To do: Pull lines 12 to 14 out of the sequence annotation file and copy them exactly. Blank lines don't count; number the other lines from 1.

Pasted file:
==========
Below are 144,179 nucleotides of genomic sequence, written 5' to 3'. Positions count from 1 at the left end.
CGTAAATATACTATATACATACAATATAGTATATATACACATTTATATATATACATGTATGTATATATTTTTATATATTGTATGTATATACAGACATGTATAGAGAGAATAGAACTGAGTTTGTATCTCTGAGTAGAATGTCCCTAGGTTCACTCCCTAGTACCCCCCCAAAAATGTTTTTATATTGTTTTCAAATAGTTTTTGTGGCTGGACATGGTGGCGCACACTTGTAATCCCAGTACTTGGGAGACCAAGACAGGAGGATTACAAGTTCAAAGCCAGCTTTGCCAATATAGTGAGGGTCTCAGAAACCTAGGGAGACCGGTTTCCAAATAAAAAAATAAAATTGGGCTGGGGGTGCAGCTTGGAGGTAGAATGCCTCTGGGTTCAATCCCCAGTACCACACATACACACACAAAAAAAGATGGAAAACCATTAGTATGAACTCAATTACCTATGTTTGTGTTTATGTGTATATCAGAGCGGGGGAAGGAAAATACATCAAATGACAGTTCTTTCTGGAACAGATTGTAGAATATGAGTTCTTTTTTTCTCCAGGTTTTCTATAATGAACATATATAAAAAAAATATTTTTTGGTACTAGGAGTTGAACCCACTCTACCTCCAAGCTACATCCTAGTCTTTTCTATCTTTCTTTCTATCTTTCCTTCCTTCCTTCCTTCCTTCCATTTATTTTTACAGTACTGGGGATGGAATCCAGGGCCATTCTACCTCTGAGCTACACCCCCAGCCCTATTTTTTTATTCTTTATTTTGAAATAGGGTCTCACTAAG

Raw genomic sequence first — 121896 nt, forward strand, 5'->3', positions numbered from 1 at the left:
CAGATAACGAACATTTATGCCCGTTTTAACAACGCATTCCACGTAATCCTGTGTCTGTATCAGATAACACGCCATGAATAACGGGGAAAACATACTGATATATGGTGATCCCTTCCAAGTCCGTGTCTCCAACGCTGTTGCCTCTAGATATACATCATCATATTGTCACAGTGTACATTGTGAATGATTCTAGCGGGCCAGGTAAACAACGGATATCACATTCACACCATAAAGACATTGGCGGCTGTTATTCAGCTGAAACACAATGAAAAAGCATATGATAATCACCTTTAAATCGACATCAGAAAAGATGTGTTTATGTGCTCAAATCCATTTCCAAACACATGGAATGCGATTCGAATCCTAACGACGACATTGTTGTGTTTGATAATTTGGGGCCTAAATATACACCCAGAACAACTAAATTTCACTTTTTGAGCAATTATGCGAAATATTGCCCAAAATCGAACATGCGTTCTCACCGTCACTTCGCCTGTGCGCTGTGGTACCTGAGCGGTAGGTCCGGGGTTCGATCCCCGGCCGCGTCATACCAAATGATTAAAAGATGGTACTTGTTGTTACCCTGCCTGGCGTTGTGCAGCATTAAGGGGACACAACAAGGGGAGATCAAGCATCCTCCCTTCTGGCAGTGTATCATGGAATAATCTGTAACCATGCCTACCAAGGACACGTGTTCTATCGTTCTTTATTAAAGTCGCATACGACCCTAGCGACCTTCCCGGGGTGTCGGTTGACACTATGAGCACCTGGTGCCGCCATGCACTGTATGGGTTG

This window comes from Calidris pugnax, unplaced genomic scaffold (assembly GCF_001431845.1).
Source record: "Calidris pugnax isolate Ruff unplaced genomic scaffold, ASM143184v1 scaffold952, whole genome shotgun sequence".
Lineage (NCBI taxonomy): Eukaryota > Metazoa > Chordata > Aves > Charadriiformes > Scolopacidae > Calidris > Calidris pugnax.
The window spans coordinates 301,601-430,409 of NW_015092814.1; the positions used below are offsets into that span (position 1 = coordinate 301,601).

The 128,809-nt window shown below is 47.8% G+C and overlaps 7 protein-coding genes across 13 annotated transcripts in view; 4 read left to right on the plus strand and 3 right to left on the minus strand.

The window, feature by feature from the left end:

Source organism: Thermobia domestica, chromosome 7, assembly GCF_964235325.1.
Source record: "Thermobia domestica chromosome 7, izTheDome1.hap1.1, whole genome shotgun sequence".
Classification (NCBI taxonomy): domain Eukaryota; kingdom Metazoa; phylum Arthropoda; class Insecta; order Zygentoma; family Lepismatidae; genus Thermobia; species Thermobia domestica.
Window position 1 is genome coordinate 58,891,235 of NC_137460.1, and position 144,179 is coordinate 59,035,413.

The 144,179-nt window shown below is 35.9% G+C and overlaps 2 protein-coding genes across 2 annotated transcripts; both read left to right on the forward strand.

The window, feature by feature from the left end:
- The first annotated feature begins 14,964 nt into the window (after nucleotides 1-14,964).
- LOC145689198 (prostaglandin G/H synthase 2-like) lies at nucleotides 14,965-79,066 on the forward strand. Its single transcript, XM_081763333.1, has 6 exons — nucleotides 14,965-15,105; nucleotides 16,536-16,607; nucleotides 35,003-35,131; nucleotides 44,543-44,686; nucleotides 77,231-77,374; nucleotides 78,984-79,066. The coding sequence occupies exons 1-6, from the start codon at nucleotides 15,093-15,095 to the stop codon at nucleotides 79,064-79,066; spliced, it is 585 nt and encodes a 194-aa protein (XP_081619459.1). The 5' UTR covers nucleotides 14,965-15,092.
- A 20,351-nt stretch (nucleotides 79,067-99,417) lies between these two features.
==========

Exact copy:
Source record: "Thermobia domestica chromosome 7, izTheDome1.hap1.1, whole genome shotgun sequence".
Classification (NCBI taxonomy): domain Eukaryota; kingdom Metazoa; phylum Arthropoda; class Insecta; order Zygentoma; family Lepismatidae; genus Thermobia; species Thermobia domestica.
Window position 1 is genome coordinate 58,891,235 of NC_137460.1, and position 144,179 is coordinate 59,035,413.